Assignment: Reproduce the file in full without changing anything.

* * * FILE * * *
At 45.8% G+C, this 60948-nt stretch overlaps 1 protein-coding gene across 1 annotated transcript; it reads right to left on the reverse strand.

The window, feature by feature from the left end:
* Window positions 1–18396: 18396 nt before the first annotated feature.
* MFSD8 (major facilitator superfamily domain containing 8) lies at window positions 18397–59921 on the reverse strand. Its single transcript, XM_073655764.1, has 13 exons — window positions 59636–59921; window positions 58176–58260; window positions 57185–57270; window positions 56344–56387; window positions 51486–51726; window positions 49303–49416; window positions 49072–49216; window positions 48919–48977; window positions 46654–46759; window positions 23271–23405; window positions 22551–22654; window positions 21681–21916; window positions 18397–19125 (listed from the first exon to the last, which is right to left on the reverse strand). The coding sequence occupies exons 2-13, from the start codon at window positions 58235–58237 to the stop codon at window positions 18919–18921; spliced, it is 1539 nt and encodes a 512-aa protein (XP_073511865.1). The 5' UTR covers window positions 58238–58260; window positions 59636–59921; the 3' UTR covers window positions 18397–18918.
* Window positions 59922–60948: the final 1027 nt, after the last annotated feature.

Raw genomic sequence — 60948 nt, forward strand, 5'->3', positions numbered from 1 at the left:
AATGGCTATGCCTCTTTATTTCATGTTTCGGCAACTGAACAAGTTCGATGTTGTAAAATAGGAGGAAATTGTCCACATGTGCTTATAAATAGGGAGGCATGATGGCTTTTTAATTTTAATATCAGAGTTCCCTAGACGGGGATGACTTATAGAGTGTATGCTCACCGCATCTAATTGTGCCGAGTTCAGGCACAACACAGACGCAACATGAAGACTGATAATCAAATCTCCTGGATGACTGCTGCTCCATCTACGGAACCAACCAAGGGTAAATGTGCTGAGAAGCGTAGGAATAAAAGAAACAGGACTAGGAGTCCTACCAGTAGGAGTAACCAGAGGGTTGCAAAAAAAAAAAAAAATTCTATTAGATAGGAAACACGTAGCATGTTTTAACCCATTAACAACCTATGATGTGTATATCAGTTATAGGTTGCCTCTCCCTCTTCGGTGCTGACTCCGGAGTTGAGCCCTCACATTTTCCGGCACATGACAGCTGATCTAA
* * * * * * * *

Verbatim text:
At 45.8% G+C, this 60948-nt stretch overlaps 1 protein-coding gene across 1 annotated transcript; it reads right to left on the reverse strand.

The window, feature by feature from the left end:
* Window positions 1–18396: 18396 nt before the first annotated feature.
* MFSD8 (major facilitator superfamily domain containing 8) lies at window positions 18397–59921 on the reverse strand. Its single transcript, XM_073655764.1, has 13 exons — window positions 59636–59921; window positions 58176–58260; window positions 57185–57270; window positions 56344–56387; window positions 51486–51726; window positions 49303–49416; window positions 49072–49216; window positions 48919–48977; window positions 46654–46759; window positions 23271–23405; window positions 22551–22654; window positions 21681–21916; window positions 18397–19125 (listed from the first exon to the last, which is right to left on the reverse strand). The coding sequence occupies exons 2-13, from the start codon at window positions 58235–58237 to the stop codon at window positions 18919–18921; spliced, it is 1539 nt and encodes a 512-aa protein (XP_073511865.1). The 5' UTR covers window positions 58238–58260; window positions 59636–59921; the 3' UTR covers window positions 18397–18918.
* Window positions 59922–60948: the final 1027 nt, after the last annotated feature.

Raw genomic sequence — 60948 nt, forward strand, 5'->3', positions numbered from 1 at the left:
AATGGCTATGCCTCTTTATTTCATGTTTCGGCAACTGAACAAGTTCGATGTTGTAAAATAGGAGGAAATTGTCCACATGTGCTTATAAATAGGGAGGCATGATGGCTTTTTAATTTTAATATCAGAGTTCCCTAGACGGGGATGACTTATAGAGTGTATGCTCACCGCATCTAATTGTGCCGAGTTCAGGCACAACACAGACGCAACATGAAGACTGATAATCAAATCTCCTGGATGACTGCTGCTCCATCTACGGAACCAACCAAGGGTAAATGTGCTGAGAAGCGTAGGAATAAAAGAAACAGGACTAGGAGTCCTACCAGTAGGAGTAACCAGAGGGTTGCAAAAAAAAAAAAAAATTCTATTAGATAGGAAACACGTAGCATGTTTTAACCCATTAACAACCTATGATGTGTATATCAGTTATAGGTTGCCTCTCCCTCTTCGGTGCTGACTCCGGAGTTGAGCCCTCACATTTTCCGGCACATGACAGCTGATCTAA